I’ve recently come back from a long weekend in Vilnius, and I loved it! I could definitely have spent a few more days there exploring everything the city has to offer, but here’s my quick guide to Vilnius:
What to do
Like many European cities, the Old Town is one of the most popular spots for tourists to wander around. As well as an abundance of coffee shops, a stroll around the Old Town will also pass the Town Hall, Cathedral, a wall dedicated to Lithuanian literature and around 30 churches.
On the edge of Old Town you can also visit Užupis, an artistic district which is actually an independent republic with its own constitution – a constitution which includes statements such as “a dog has the right to be a dog”, “everyone has the right to die, but this is not an obligation”, and even “everyone has the right to love and take care of the cat”! Try and visit on April Fool’s Day if you can, where everyone celebrate’s Užupis’ independence…
For a standout view of the city, head to Kalnai Park, near the Cathedral. From here you can climb the (many) steps to the Three Crosses monument, where you can glance out and admire the panorama of Vilnius. It snowed on the last day of my trip so it was the perfect time to venture up there, and looking out over the snow covered roofs was beautiful!
There are a number of free walking tours around Vilnius, departing from either the Cathedral or the town hall. The one we took leaves the town hall at midday, and was around two hours long which, in my opinion, is the perfect length for a tour – especially when the temperature drops to zero and you’re wearing very unfit for purpose socks. For history buffs there’s also the Museum of Genocide Victims which is housed in the former KGB building, and comes highly recommended; unfortunately I missed out on visiting as I hadn’t checked the opening times and it is closed Mondays and Tuesdays, but if I return it’s definitely at the top of my to do list.
Where else to go
There are a number of places you can visit from Vilnius, and a quick and easy day trip is to Trakai; for just a couple of euros you can get the bus or train to the city, admire its famous lakes and walk to the castle which is the main tourist attraction in the area. The walk takes around thirty minutes but goes past a few of the lakes, so really isn’t that bad (even for someone who hates walking!) – if you can, try to arrive mid afternoon if the weather is nice so you can watch the sun set over the castle, as it truly is a stunning sight.
There are also multiple buses and trains per day to Lithuania’s second city of Kaunas, again only a short distance away so perfect for a day trip. Travelling on a British passport? The good news is that Belarus allows you in for five days without having to sort out a Visa, as long as you go through Minsk airport. This is a popular route for tourists, probably because the flight only lasts thirty minutes! To explore more of the Baltic states, Riga is around four hours away by bus and again is a popular tourist route.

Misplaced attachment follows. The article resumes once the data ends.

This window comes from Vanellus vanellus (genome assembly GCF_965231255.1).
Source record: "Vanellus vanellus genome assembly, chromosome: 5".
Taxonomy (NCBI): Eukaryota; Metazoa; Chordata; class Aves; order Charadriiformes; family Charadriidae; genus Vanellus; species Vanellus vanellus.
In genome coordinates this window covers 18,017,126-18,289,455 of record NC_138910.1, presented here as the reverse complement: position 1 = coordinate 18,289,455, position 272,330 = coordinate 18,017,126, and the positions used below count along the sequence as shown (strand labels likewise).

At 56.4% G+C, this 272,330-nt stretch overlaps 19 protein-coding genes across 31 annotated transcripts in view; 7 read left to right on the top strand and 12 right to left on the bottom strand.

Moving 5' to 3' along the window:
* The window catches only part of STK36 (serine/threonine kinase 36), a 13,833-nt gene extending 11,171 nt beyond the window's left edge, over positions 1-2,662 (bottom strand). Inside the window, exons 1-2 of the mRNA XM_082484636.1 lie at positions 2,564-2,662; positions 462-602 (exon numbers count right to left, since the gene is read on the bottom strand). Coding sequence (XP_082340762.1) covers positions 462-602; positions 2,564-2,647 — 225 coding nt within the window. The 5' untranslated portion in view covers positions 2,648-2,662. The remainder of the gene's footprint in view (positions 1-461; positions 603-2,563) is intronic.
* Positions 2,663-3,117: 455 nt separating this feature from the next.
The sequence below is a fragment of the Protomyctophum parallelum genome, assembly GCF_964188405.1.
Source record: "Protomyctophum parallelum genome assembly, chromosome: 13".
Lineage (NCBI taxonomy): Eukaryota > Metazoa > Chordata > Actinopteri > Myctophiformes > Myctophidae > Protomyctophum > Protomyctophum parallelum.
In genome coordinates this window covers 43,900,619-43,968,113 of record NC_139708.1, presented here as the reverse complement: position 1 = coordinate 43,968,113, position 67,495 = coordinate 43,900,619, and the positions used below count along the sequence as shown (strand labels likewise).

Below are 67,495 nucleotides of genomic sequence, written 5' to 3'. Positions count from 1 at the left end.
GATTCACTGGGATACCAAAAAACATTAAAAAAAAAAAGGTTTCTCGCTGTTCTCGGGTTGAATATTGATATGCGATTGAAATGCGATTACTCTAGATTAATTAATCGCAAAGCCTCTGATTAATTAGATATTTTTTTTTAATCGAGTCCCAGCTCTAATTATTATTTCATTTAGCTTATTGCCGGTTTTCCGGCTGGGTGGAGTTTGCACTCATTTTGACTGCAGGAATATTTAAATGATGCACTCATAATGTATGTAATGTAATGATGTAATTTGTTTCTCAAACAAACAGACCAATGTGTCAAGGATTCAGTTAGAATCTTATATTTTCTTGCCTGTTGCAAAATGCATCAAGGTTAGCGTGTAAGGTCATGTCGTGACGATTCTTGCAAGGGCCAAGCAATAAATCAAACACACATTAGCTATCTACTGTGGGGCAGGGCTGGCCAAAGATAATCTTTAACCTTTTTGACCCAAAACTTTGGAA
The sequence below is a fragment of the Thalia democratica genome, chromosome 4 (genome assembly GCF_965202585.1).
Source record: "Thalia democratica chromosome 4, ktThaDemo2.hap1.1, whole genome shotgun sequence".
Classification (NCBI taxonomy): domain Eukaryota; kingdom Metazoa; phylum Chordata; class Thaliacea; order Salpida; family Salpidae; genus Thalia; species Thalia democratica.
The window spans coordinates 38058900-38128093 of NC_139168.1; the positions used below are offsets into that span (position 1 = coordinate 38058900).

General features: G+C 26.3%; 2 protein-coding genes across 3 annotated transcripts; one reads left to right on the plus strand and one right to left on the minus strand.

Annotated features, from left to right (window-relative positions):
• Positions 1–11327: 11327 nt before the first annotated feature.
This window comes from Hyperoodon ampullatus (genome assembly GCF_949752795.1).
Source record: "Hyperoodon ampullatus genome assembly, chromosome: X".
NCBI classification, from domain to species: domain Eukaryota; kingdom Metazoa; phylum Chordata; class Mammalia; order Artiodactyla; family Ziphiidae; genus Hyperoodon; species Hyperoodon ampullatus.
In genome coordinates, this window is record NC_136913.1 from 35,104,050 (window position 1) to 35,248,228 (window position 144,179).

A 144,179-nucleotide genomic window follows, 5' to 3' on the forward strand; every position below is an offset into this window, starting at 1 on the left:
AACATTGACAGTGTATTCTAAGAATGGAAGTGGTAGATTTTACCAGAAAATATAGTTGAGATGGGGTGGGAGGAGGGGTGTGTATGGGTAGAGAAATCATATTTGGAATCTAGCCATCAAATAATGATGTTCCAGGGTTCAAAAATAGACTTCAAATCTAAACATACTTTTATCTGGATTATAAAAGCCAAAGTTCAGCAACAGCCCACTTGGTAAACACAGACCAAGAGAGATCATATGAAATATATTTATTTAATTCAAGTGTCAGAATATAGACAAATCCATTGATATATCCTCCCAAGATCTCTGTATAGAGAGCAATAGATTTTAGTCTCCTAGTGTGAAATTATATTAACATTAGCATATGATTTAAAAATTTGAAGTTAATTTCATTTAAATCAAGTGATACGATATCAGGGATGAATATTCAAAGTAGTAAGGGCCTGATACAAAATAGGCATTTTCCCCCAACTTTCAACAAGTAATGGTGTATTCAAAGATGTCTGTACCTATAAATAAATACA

Where to stay
If you’re counting the pennies then the best place to stay is the wonderful Jimmy Jumps hostel; priced at less than 10 euros per night, Jimmy Jumps is located slap bang in the middle of Old Town – less than a five minute walk to the town hall. The friendly staff serve free waffles and tea for breakfast, and there’s evening activities like beer tasting, a bar crawl and movie night to keep you entertained; it was an incredibly social hostel and I would certainly be happy to stay there if I was travelling on my own. The only downside I could find though was that the rooms were baaaaaking hot in December (as so many hostels are at that time of the year) so make sure you pack your summer pyjamas!
What to eat
What would a guide to Vilnius be without a ‘what to eat’ section? When in Lithuania, eat some potatoes! Most of the dishes are based in some way around the potato, whether it’s the popular Cepelinai/Zeppelins which are large, somewhat stodgy potato dumplings often topped with sour cream or the mashed potato accompanying beaver or rabbit stew. If you want a taste of home, Kibinai resemble our good old British pasties filled with various meets and cheeses. Rather eat as the locals do? You can try other popular dishes including herring, beetroot soup or fried rye bread topped with cheese, chilli or capers which is often served with beer.
It surprises me how welcoming and friendly the people of Vilnius really are, in comparison to some other European cities; nobody minded our terrible pronunciation and mis-attempts at speaking Lithuanian, and absolutely everyone spoke some English which I wasn’t expecting. As it’s on the Euro it isn’t the cheapest city to visit (Poland, Bulgaria and Hungary for example are somewhat cheaper) but is still of course less expensive than Western Europe. If you can grab a cheap flight I highly recommend visiting the city, and would suggest five days at least to fit in all the day trips that are available and to fully explore all that Vilnius itself has to offer.
Have you been to Vilnius? I’d love to know what you think about it – let me know in the comments!